Now is a good time to give some thought to your financial future. Financial experts from Family Credit Counseling Service, A. G. Edwards & Sons and H&R Block have some resolutions to help you get in shape financially, and stay that way.
Have a plan. Track your family’s spending to determine where all of your “extra” money goes and create a detailed monthly budget. Analyze all of your expenses each month and be sure you need and/or use all of the services you pay for. “Getting your finances under control does not happen overnight and there is no sense in compromising your health by stressing about it every day,” says Jeff Telling, manager of the Bloomington-Normal, Ill., branch of Family Credit Counseling Service. “Make a commitment to becoming debt-free and be vigilant about meeting your financial goals.”
Save for retirement. Start now. Not only will you be protecting your future, but also in certain situations you’ll enjoy tax benefits today.
Review all credit card debt and interest rates. One way to pay down your debt is to make the minimum payments on all of your cards and pay all excess income to the creditor with the highest interest rate. You can determine your monthly debt payments by using a credit calculator like the one at www.teachmeaboutcredit.org. Also, it never hurts to contact your creditors and ask for reduced rates.
Review your W-4 withholding. Fine-tuning your payroll deduction gives you the opportunity to increase cash flow, reduce year-end tax liability or boost your refund. Think about your financial requirements and objectives and take command of your paycheck.
Save for major purchases. Hold off on major purchases and instead save for future comfort and unexpected expenses. If you put your money toward credit card payments instead of unnecessary purchases, you’ll save thousands of dollars in interest that could be spent on big-ticket items such as vacations and other personal and family goals down the road. “Think of it as buying peace of mind instead,” Telling says.
Match investment gains with losses. For example, if an investor had incurred $2,500 in capital losses and also had a $2,500 capital gain, these can offset each other, says Max Lalicker, a financial consultant with A. G. Edwards & Sons in Peoria, Ill. In addition, an investor can use up to $3,000 in net capital losses to reduce ordinary income. Any additional capital losses may be carried forward to offset future capital gains and/or ordinary income in subsequent years. Mandatory minimum distributions for traditional IRAs must be taken by Dec. 31 of each year. If a person owns several individual retirement accounts, the required amount for all of the IRAs must be calculated, Lalicker says. However the required minimum distribution may be taken from only one.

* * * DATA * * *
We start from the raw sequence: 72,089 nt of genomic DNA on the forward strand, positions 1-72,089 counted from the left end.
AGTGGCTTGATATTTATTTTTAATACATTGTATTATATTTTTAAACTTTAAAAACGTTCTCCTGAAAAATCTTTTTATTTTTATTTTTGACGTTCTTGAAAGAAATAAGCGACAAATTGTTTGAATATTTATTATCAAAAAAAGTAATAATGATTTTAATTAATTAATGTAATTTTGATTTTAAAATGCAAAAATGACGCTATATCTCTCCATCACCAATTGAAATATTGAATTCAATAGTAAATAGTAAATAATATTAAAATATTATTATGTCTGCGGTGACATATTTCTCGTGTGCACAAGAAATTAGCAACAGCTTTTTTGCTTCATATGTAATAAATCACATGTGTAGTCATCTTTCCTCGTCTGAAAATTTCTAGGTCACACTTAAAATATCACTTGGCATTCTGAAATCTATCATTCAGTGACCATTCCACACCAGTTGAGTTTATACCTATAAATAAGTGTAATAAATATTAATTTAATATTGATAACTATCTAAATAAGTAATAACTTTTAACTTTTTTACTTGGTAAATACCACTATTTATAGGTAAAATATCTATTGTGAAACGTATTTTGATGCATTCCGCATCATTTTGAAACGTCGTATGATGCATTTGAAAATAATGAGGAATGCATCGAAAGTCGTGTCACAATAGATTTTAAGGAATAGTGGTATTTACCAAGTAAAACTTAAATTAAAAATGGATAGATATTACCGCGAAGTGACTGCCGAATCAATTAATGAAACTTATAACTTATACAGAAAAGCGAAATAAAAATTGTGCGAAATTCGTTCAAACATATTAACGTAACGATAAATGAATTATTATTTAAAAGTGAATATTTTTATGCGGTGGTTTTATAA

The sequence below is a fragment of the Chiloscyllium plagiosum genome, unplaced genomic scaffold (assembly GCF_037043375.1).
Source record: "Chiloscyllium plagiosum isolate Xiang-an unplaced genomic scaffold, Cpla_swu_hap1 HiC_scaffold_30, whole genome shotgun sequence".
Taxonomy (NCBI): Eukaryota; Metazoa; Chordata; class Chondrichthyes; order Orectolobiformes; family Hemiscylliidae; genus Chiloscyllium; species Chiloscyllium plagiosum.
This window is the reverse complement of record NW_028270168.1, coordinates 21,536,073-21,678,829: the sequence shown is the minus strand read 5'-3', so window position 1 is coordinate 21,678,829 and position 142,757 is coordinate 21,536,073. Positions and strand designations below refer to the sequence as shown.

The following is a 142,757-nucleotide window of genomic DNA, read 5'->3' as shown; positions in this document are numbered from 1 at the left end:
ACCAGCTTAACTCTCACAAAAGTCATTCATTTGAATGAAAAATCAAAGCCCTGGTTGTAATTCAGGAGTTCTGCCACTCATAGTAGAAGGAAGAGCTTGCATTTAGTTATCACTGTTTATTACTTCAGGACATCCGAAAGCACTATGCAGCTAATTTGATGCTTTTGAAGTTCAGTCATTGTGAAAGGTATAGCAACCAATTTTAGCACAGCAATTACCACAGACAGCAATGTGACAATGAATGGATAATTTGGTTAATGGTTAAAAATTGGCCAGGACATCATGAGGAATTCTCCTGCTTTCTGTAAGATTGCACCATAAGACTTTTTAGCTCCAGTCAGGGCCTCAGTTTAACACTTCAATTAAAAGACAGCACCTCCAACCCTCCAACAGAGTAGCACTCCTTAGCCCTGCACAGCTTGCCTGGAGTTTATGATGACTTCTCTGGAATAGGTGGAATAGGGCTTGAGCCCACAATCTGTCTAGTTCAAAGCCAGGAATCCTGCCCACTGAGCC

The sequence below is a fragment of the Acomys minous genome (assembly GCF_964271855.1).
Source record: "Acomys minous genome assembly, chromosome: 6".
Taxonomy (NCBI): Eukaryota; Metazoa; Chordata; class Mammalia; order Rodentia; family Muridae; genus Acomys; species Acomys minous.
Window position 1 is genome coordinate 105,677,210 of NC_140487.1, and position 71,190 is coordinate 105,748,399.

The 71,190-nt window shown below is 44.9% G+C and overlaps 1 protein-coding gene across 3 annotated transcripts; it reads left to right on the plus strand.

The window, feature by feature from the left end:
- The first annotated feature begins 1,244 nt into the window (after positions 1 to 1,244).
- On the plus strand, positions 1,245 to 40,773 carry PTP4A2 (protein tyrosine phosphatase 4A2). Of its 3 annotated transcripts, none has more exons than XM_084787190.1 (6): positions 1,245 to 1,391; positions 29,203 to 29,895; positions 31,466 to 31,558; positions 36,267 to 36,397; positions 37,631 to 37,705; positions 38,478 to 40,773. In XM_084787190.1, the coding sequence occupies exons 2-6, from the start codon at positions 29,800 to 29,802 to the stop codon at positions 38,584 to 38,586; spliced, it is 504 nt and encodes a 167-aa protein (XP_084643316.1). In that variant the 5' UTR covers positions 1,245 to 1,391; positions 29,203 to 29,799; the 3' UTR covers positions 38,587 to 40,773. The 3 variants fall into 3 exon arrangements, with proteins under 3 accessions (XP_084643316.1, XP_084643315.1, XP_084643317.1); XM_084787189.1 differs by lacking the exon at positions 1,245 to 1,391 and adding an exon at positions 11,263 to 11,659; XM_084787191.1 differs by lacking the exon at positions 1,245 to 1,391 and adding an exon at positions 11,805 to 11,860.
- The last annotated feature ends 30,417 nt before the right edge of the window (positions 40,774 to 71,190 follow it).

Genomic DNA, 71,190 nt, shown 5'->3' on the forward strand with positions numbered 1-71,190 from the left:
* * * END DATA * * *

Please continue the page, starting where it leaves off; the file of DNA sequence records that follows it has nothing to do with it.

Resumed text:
Estimate your income and deductions. Assessing this year’s likely income against your projected earnings next year is the key to making wise decisions at tax time. If it looks like you’ll make more in this year than next, you may find that you’re ineligible for important credits and deductions this year. Hence, the wisest course may be to defer as much income as possible into next year.
Conversely, if you expect to make more next year than this year, you may want to report as much as possible this year in order to minimize the taxes you’ll owe next year. Balancing income between tax years sounds complicated, but it’s really just a matter of finessing deductions and credits to work to your benefit, according to H&R Block.
Assess your options. If you’re an employee, your ability to shift income from one year to the next may be limited. You can, however, reduce your income next year by increasing the amount of pretax salary deferrals to your 401(k) or other employer benefit plans. This tax-free money is like giving yourself a raise.
Think about a charitable gift. Making a charitable donation by year-end can help reduce your taxable income for this year.